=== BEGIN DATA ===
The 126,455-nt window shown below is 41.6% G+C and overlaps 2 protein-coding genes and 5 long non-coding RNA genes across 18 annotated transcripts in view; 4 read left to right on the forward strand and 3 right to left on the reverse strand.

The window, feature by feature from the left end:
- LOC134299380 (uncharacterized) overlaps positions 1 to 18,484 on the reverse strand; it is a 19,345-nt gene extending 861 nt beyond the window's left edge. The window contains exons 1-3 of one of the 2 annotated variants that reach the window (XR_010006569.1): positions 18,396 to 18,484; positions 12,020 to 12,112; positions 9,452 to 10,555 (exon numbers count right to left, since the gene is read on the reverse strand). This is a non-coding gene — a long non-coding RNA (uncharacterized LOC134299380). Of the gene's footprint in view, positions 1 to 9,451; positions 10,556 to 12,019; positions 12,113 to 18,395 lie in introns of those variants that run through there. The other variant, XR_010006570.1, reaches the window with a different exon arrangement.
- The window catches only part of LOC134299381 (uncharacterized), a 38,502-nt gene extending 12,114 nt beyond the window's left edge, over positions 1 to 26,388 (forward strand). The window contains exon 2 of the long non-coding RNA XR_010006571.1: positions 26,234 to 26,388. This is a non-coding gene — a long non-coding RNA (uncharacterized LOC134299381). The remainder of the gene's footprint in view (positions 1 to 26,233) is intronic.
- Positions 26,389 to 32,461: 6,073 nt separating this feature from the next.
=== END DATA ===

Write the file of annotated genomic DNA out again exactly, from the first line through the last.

The 126,455-nt window shown below is 41.6% G+C and overlaps 2 protein-coding genes and 5 long non-coding RNA genes across 18 annotated transcripts in view; 4 read left to right on the forward strand and 3 right to left on the reverse strand.

The window, feature by feature from the left end:
- LOC134299380 (uncharacterized) overlaps positions 1 to 18,484 on the reverse strand; it is a 19,345-nt gene extending 861 nt beyond the window's left edge. The window contains exons 1-3 of one of the 2 annotated variants that reach the window (XR_010006569.1): positions 18,396 to 18,484; positions 12,020 to 12,112; positions 9,452 to 10,555 (exon numbers count right to left, since the gene is read on the reverse strand). This is a non-coding gene — a long non-coding RNA (uncharacterized LOC134299380). Of the gene's footprint in view, positions 1 to 9,451; positions 10,556 to 12,019; positions 12,113 to 18,395 lie in introns of those variants that run through there. The other variant, XR_010006570.1, reaches the window with a different exon arrangement.
- The window catches only part of LOC134299381 (uncharacterized), a 38,502-nt gene extending 12,114 nt beyond the window's left edge, over positions 1 to 26,388 (forward strand). The window contains exon 2 of the long non-coding RNA XR_010006571.1: positions 26,234 to 26,388. This is a non-coding gene — a long non-coding RNA (uncharacterized LOC134299381). The remainder of the gene's footprint in view (positions 1 to 26,233) is intronic.
- Positions 26,389 to 32,461: 6,073 nt separating this feature from the next.